Can I start by saying that I wish all within the charity retail and recycling sectors my very best wishes in this incredibly difficult time that we all find ourselves in.
I thought it might be useful if I gave a brief picture of the charity recycling market as it stands.
Along with charity shops, charity recycling came to an abrupt halt. Here in ARB Recycling Ltd we effectively went into lockdown on 21 March. With no stock to collect there was and is nothing to process/sort and sell on to export or British markets. There is some activity with collections from clothing banks, but this is fractured and difficult as the onward markets in Africa and Europe are closed. A few recyclers that are collecting bank stock are storing as much as their space allows, but this can be difficult as it starts to sweat and deteriorate if stored for too long.
As you will know only too well the bric a brac and “heavy” clothing markets had gone into decline over 9 months ago, which was reducing margins for recyclers significantly and thus a drop in prices paid to shops had been seen up to the start of the virus. Then lockdown obviously had a massive affect on recycling businesses. One of the main concerns is in what form and shape recycling will re-emerge. It is essential that recyclers here and abroad work together to open up flow of stock and they will have to run very lean for many months, as indeed will all businesses.
What of the onward markets? Africa has some of the lowest numbers of Covid 19 cases and mortality rates with many countries taking quick and quite draconian lock down measures. In my opinion this was ostensibly driven by the fact that many African countries do not have the health systems to cope with an aggressive pandemic. Unfortunately, one or two West African countries announced that they will be easing lockdowns; my opinion is that this is far too soon. Ghana lifted many lockdown rules on 20 April. It is far from clear whether the sale of second hand items is one of the trades that can operate and it has to be said there is very little stock being exported into Africa to be sold.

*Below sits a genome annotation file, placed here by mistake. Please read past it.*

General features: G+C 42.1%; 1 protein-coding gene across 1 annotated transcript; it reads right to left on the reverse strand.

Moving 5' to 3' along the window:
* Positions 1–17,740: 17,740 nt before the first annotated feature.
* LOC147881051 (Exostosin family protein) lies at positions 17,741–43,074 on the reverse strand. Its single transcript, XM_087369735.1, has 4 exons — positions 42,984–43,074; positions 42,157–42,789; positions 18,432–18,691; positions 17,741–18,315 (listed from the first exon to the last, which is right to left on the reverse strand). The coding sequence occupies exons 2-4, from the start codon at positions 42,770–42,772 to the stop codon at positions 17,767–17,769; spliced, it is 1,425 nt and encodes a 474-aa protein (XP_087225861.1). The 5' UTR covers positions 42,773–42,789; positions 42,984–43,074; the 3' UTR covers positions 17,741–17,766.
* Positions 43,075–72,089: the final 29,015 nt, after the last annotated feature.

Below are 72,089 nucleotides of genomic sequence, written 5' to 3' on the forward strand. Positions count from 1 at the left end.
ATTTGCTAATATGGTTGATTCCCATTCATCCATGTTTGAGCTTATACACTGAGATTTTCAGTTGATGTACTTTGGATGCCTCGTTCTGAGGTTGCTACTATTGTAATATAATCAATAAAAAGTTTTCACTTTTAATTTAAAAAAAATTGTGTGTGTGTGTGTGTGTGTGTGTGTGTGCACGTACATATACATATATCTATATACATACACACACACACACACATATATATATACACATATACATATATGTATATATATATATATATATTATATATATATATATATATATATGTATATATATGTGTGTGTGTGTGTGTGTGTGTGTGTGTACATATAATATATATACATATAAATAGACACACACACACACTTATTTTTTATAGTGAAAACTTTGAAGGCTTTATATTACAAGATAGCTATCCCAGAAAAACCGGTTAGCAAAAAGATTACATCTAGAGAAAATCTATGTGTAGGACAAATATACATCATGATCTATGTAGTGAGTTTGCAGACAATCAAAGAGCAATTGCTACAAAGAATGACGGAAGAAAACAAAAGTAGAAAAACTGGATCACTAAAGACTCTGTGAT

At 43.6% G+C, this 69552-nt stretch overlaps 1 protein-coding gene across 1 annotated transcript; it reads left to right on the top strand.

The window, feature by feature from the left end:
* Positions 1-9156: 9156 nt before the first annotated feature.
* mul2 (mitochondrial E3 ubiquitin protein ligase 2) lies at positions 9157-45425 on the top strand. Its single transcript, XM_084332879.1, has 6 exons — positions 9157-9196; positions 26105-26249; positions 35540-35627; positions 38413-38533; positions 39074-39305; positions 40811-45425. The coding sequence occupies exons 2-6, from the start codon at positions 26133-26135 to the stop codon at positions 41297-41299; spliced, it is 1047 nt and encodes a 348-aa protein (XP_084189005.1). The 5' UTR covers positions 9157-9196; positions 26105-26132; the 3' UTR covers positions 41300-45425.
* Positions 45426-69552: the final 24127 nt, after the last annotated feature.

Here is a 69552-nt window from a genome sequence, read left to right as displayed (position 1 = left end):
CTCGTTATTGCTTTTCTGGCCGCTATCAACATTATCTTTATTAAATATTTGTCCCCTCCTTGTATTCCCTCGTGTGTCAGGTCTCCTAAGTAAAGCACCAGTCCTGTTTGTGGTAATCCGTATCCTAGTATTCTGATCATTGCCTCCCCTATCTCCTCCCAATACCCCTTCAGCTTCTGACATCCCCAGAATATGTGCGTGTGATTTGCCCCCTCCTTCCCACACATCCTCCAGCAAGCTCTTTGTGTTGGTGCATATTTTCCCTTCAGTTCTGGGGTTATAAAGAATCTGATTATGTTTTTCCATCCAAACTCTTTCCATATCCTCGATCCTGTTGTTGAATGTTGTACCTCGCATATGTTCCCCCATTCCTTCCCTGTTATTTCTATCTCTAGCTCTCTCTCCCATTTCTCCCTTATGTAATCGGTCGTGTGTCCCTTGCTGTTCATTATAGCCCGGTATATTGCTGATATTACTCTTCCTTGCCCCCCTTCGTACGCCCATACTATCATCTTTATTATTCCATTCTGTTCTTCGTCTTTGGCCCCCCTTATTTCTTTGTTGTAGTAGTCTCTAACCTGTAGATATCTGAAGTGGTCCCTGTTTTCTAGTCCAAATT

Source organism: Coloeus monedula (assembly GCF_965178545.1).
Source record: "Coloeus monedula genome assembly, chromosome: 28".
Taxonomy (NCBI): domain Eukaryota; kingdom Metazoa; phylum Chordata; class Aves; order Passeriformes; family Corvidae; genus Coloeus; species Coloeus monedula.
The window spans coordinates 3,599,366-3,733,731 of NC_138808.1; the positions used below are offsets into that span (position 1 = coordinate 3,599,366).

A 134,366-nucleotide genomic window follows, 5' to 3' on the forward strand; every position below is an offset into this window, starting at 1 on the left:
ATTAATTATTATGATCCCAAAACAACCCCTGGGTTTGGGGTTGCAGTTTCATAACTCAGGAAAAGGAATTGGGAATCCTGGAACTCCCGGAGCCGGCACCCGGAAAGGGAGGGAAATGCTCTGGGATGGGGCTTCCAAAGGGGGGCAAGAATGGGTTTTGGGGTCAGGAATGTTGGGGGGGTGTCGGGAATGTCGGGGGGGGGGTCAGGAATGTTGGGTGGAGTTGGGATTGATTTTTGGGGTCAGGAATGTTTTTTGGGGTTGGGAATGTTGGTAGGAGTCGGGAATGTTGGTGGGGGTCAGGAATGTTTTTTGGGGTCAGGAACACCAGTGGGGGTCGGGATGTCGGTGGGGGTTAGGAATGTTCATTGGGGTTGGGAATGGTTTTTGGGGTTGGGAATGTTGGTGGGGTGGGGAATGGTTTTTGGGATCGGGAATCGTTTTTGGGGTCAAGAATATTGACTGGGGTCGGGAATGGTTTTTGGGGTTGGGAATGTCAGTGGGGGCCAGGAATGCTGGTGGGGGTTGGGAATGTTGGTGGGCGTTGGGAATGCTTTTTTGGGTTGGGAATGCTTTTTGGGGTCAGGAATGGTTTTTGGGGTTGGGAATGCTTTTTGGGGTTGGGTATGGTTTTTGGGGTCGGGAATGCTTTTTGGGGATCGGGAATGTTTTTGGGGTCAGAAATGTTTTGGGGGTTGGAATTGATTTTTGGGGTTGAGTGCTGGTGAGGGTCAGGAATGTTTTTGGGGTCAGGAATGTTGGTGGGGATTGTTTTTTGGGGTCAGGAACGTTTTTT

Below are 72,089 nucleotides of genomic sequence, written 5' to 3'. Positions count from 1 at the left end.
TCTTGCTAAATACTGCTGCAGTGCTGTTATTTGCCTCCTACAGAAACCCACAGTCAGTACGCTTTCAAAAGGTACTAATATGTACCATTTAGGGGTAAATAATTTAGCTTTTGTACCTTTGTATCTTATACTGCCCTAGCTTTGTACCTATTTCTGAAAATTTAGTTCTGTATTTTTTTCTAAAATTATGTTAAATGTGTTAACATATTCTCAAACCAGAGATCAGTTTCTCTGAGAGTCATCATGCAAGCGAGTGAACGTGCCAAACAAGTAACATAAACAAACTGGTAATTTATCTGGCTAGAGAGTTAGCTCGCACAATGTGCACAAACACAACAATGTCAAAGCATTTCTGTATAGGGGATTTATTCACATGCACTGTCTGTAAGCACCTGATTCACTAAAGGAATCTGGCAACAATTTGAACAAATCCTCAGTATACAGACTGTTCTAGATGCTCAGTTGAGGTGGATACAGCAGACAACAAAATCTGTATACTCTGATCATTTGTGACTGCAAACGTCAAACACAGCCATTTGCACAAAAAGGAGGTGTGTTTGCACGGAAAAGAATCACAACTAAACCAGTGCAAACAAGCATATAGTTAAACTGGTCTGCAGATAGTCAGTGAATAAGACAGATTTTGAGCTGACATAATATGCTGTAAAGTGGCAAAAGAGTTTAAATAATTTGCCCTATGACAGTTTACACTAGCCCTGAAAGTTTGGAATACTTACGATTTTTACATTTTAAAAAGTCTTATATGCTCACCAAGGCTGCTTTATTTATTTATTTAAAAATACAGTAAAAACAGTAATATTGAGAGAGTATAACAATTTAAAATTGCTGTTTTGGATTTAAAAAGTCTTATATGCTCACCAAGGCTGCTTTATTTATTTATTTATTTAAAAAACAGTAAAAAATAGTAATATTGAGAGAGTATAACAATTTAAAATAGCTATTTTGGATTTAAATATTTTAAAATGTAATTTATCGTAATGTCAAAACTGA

ARB, like all other recyclers is waiting for charity shops to re-open and we will be liaising constantly with export and British-based onward customers to ensure there is as much synchronisation as possible when markets re-open. The task ahead for us all is not going to be easy, I am sure the charity retail sector is asking questions such as; will people still donate?, what will be the effect on volunteer numbers?, how can we social distance in what are predominantly small shops? Recyclers may need to introduce some form of disinfecting of collected clothing and fumigation of containers for export. People above all must be protected, but at the same time we all need to trade.
Both charity retail and charity recycling will put in changes to ensure safety, but we will have to accept that this may affect level and pace of trade. Here in ARB we will make every effort to be there for our clients when recycled product is ready to be collected again, but I believe we must all make allowances as we start to re-open together, as maintaining the flow of stock chain will not be easy.
I wish us all luck and good fortune as business re-emerges and my abiding belief is that charity shops will once again be and play a pivotal role in high streets around the country and once again provide much needed funds for their parent charities
Adrian Barker – Owner of ARB Recycling Ltd